Reviewed by: Cheryl LaGuardia, Research Librarian, Widener Library, Harvard University
The Review of Keynesian Economics (RKE) was established in 2011, the seventy-fifth anniversary of Keynes' General Theory. The editors consider that the founding of the journal “is a fitting tribute and celebration of this anniversary. It is also part of the deeper response needed to meet these challenging economic times.” For a detailed description of what the journal is about, one cannot do better than to read this excerpt from the About This Journal section on the journal’s website: “As the name signals, the journal promotes research in a particular paradigm -- the Keynesian paradigm. We make no apologies for this. Journals on international economics promote research in international economics: journals on finance promote research in financial economics. We have no objection to journals promoting particular types of economic research or thinking. What we object to is general-purpose and field journals only permitting research in a particular paradigm. This journal is about Keynesian economics – without any qualifying adjective or prefix. Our aim is to encourage research and discourse in Keynesian economics – be it old Keynesianism, fundamental Keynesianism, neo-Keynesianism, Post Keynesianism, Sraffian Keynesianism, Kaleckian Keynesianism, or Marxist Keynesianism. The journal is open to all forms of Keynesianism, which we define as (1) holding that output and employment are normally constrained by aggregate demand, (2) holding that the problematic of aggregate demand shortage exists independently of price, nominal wage, and nominal interest rate rigidities, and (3) rejecting the claim that the real wage is equal to the marginal disutility of labor.”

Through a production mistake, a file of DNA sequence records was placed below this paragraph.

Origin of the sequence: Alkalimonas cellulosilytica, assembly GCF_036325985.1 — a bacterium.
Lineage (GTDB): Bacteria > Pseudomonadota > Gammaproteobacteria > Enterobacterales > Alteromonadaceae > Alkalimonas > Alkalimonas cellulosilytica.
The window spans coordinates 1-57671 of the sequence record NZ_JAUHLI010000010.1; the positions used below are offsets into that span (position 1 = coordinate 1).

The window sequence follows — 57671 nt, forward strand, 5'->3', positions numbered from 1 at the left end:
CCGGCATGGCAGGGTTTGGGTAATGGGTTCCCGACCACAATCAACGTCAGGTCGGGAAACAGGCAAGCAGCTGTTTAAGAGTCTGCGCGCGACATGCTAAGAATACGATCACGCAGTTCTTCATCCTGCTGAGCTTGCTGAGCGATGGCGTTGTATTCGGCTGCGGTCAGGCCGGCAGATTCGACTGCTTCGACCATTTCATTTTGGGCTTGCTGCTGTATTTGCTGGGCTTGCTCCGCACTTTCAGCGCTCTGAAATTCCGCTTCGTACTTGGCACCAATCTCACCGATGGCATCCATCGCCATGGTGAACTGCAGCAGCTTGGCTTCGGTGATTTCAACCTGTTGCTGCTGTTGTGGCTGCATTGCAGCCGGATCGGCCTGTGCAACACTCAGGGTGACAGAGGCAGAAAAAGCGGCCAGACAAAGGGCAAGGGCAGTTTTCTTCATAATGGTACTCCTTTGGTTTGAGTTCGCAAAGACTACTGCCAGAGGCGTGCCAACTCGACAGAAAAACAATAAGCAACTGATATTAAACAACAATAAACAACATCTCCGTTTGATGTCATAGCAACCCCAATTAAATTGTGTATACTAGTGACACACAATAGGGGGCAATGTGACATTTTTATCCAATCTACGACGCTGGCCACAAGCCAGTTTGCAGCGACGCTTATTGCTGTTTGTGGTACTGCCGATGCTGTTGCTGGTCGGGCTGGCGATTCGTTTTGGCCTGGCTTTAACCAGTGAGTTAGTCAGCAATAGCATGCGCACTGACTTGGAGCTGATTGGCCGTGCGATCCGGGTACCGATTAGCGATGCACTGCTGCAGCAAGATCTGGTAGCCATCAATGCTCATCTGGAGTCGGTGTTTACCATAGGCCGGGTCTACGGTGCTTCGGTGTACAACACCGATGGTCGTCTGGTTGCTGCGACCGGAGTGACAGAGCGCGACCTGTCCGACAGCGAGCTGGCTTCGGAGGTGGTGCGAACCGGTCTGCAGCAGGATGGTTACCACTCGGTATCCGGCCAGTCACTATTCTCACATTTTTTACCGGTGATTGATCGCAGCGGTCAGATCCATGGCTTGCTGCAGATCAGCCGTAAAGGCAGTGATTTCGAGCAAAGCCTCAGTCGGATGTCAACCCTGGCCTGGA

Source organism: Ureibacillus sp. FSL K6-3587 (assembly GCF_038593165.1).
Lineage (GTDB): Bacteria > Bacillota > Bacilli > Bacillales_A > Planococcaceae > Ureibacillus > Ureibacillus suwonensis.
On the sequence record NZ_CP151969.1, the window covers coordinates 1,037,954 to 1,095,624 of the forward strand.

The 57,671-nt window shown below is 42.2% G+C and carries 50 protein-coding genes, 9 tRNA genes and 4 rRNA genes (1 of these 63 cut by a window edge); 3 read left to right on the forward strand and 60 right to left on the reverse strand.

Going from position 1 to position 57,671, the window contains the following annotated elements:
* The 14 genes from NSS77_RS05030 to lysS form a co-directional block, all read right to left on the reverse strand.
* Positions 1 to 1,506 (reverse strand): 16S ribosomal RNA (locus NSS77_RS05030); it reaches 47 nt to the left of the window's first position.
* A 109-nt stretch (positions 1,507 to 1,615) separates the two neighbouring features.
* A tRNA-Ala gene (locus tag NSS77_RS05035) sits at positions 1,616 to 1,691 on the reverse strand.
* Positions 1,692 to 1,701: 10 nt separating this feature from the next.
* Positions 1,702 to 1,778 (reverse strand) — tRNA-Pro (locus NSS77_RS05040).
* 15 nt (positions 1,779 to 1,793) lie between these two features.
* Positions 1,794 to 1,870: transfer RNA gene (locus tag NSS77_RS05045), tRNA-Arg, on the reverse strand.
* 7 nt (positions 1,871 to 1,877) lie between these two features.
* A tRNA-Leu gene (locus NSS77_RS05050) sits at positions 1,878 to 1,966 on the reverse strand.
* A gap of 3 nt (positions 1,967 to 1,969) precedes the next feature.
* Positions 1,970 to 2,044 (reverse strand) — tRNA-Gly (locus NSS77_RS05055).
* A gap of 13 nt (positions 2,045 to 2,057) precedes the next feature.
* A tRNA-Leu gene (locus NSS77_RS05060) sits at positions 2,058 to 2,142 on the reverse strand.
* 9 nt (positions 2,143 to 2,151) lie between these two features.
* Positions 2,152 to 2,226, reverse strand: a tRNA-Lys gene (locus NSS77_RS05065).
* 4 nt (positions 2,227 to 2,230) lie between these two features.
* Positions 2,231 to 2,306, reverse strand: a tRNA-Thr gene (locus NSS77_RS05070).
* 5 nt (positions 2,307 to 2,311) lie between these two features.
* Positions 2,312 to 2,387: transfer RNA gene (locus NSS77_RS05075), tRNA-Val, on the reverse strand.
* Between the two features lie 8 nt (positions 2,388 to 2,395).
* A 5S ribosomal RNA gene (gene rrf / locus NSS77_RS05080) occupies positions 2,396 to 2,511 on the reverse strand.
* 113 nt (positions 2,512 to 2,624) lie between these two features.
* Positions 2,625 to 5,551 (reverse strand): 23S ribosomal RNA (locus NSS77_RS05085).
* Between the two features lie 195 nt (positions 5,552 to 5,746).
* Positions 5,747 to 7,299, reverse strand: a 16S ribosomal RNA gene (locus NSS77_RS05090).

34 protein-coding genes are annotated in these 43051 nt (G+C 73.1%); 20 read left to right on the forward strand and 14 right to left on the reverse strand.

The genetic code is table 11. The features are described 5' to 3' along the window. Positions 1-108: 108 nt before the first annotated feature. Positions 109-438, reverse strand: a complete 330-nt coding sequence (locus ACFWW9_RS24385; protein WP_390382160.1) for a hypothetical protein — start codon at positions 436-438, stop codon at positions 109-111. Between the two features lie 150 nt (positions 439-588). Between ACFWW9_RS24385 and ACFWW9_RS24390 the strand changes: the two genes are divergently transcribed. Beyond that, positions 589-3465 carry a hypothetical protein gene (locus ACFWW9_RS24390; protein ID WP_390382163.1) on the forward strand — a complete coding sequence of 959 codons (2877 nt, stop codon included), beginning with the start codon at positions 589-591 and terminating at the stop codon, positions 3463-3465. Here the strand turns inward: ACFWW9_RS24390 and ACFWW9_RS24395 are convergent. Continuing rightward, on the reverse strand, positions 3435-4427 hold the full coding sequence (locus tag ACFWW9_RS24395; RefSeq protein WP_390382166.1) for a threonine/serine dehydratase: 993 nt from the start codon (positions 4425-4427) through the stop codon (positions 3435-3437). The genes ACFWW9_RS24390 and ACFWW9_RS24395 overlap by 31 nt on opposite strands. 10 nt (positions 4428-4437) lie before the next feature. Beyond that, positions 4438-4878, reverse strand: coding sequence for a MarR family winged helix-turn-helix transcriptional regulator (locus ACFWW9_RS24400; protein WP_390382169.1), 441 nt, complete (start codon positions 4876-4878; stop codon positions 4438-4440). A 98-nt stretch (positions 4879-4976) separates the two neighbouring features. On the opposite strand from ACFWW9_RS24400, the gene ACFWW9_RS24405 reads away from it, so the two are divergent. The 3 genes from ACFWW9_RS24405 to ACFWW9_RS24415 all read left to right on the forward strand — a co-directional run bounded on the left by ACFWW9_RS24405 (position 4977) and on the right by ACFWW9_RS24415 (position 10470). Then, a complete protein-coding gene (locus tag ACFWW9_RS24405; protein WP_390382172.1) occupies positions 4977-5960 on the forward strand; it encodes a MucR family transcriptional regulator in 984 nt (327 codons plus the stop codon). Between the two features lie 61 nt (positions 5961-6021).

If this seems to be a fairly passionate declamation about the nature of this journal, another portion of the About This Journal section provides the background for it: “In the end, economic theory is a contested terrain that is fought over by different intellectual tendencies, which may reflect different political and ethical values. In the years after World War II Keynesianism was ascendant, but since the late 1970s classical macroeconomics has been ascendant. Such ebbs and flows are reasonable, and even desirable, in an open society. However, what troubles us is that the period of classical re-ascendance has been characterized by what we think is a closing and monopolization of intellectual space, whereas the period of Keynesian ascendancy was marked by intellectual pluralism.”
Selected articles from the October 2017, Issue 4 of the journal further illustrate RKE’s focus. “Critical thinking within a multi-paradigmatic approach: introduction to the symposium on innovations in heterodox economics education,” “Teaching the Greek crisis (and more) from the perspectives of competing models,” “Blasphemy in the classroom: in search of microeconomics textbooks for heterodox instructors,” and “Estimating Keynesian models of business fluctuations using Bayesian Maximum Likelihood” are representative of what scholars can expect to find in RKE.
Given the journal’s highly-defined focus, it is suggested for libraries with exhaustive collections in economics.